I know this is a very brash and bold post, and that tone doesn't always convey well over the Internet, but a disclaimer: I'm very calm. I'm not trying to go in for an argument-based killshot here. However, if you were trying to convince me that frigate kiting is a huge problem that required sweeping changes to prevent, at the moment I'm only leaning even more toward believing that it isn't.
« Last Edit: November 06, 2018, 10:53:13 PM by Blaine » Logged
Thaago
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« Reply #108 on: November 06, 2018, 11:47:02 PM »

The issue lies not in late game fleets (which you are correct are basically invulnerable) but in early game contests where a properly tuned, fast player ship can take on huge fleets of frigates and destroyers (and even cruisers).

The problem is the combination of:
a) kiting and grinding the enemy down lets you win fights you otherwise would have no hope of winning without a fast kiting ship. If you can dart in with a wolf and get a single shot in on armor/hull before retreating yourself, you will win without trouble. This is a strategy that lets the player win impossible fights early, catapulting them into the mid and late game. This could be done either purely solo, or with a couple of similar speed tuned flanking buddies.
b) it is an incredibly tedious and boring strategy, once you have the piloting skill. (Its pretty exciting the first time you pull it off, but not the third.)

Its not a bad player exploit, but the dominant early game good player strategy (that can get the player out of impossible jams). Trading boring real world time for the best strategy is imo poor gameplay.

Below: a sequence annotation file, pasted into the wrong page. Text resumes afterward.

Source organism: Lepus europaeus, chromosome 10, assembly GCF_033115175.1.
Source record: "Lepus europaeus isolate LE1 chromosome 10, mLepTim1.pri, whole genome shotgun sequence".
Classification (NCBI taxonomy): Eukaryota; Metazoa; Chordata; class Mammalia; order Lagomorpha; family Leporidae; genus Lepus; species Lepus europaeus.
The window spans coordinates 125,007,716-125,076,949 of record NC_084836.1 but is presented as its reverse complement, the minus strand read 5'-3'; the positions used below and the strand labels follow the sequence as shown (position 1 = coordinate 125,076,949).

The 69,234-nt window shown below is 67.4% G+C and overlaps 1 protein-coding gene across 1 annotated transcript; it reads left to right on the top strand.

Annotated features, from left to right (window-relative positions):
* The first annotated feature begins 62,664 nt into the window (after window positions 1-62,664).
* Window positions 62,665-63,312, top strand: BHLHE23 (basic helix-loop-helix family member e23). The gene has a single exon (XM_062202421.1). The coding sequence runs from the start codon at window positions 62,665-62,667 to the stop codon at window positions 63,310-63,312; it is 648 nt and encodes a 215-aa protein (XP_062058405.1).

Also, to re-emphasize cause its been a bit lost in the thread, but CR doesn't just stop kiting: it allows for drastically different ship types by trading time for power.
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Blaine
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« Reply #109 on: November 07, 2018, 01:55:35 AM »

The issue lies not in late game fleets (which you are correct are basically invulnerable) but in early game contests where a properly tuned, fast player ship can take on huge fleets of frigates and destroyers (and even cruisers).

The problem is the combination of:
a) kiting and grinding the enemy down lets you win fights you otherwise would have no hope of winning without a fast kiting ship. If you can dart in with a wolf and get a single shot in on armor/hull before retreating yourself, you will win without trouble. This is a strategy that lets the player win impossible fights early, catapulting them into the mid and late game. This could be done either purely solo, or with a couple of similar speed tuned flanking buddies.
b) it is an incredibly tedious and boring strategy, once you have the piloting skill. (Its pretty exciting the first time you pull it off, but not the third.)

Yeah, it sounds like it was incredibly tedious and took a long time. It also sounds as though playing the game normally would have required only a somewhat larger time investment—except that the time spent would have been a whole lot more enjoyable, and thus (in my mind) a much better investment overall.

From my point of view, deliberately choosing to spend ten hours being bored and frustrated instead of spending fifteen hours having fun to reach the very same point (the midgame of Starsector, in this case) is incomprehensible. That puts me at a disadvantage in this conversation, and I truly wish that I could understand. That's not meant to be some lame insult; I just don't get it. I'm aware some people are that way, but it's beyond my understanding.